Tag Archives: sexism

Back to the Present: Canadian #Education Minister ‘Orders #School to Turn the Clock Forward’!


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Minding the Gender Gap: Is Protesting #Weswap.com’s Advertising a Good Use of Resources?


Our Creative Director & CSO recently took the opportunity to reread key sections of David Ogilvy’s classic Ogilvy On Advertising, and so it could be said that he was primed for the scandal that is the talk of the London startup bubble: WeSwap.com‘s summer 2015 publicity campaign. The two most striking commercial messages of the blitz – which have been on display in London Underground carriages – respectively feature a fictitious Swedish supermodel and a real model outfitted in the ‘French maid’ working dress typical of female domestic servants in nineteenth century France. Both adverts are accompanied by slogans which play on the desirability and inaccessibility of the ladies pictured, and contrast these modalities with WeSwap.com’s realistic and realisable value proposition.

The (social) media response to these advertisements has been little short of a lynching: accusations of antediluvian sexism and objectification abounded, and WeSwap.com – after initially defending the messages as ‘eye-catching’ and ‘energetic’ – effectively disowned them and unveiled a new (and much less eye-catching) campaign.

But after some contemplation, we at Mediolana remain unsatisfied by the entire affair. Objectively speaking, the commercials are undeniably naff; it is safe to say that this company would not have seriously considered running them. But naff (and even downright weird) is not the same as evil. There are countless advertising campaigns which grossly objectify and degrade women in a way that the WeSwap.com ads simply do not; in the world beyond persuasive commercial messages, pornography, domestic violence and gendercide are far bigger issues that have not generated anything like a reaction proportionate to that received by a mere social currency website.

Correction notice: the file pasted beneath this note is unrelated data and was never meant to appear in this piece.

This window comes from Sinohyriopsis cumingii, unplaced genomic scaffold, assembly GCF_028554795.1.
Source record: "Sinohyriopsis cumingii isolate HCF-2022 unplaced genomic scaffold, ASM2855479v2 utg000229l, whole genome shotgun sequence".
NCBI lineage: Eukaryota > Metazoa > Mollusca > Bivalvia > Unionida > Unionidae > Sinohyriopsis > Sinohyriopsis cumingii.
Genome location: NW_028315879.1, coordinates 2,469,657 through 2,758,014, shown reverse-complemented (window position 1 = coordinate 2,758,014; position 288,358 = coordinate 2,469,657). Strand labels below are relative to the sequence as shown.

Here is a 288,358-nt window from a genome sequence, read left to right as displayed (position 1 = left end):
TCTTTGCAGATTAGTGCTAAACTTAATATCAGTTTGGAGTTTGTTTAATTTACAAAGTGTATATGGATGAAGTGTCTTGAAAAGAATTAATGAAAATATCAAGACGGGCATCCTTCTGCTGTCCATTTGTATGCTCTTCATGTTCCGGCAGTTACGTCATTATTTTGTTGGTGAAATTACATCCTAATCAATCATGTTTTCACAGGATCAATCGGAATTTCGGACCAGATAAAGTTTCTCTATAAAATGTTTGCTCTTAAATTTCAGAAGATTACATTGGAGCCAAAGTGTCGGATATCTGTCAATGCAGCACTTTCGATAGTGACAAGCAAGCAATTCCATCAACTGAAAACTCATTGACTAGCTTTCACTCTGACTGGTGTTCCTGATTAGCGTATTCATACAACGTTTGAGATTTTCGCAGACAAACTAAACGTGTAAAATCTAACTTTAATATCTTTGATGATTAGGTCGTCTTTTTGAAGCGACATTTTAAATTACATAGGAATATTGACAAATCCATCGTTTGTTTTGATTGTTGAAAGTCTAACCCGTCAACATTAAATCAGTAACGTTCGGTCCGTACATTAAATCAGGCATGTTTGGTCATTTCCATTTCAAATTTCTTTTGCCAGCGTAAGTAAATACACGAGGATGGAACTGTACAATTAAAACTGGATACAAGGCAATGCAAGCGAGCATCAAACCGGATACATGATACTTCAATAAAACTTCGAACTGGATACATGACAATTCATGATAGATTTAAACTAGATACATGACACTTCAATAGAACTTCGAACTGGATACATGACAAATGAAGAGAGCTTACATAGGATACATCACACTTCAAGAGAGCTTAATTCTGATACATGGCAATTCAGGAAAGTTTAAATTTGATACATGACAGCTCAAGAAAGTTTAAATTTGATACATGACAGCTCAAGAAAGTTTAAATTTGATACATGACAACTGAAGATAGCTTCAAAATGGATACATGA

WeSwap.com’s biggest crime may have been to touch a raw nerve: despite plenty of sobering evidence to the contrary, we like to think that we are sophisticated, egalitarian, cool and postmodern, so anything that reminds us of our former selves – such as an advertisement which arguably echoes some 1970s sensibilities, whatever those may be – acts like a lightning rod to our present collective sense of self and all its attendant insecurities.


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24-7-52 Sexism: Is Women’s Equality Heading Towards Oblivion?

Screen Shot 2013-12-17 at 18.29.07One of the more sobering developments that we at Mediolana have come across in recent times is the revelations of the Everyday Sexism Project, an Internet initiative headed by the British writer Laura Bates. Bates, an alumnus of the University of Cambridge, where she read English Literature, had the simple idea of setting up an online portal where people – in practice mostly young women – could send in their experiences of sexual discrimination; a little over two years after it went live, everydaysexism.com has garnered over 50,000 submissions.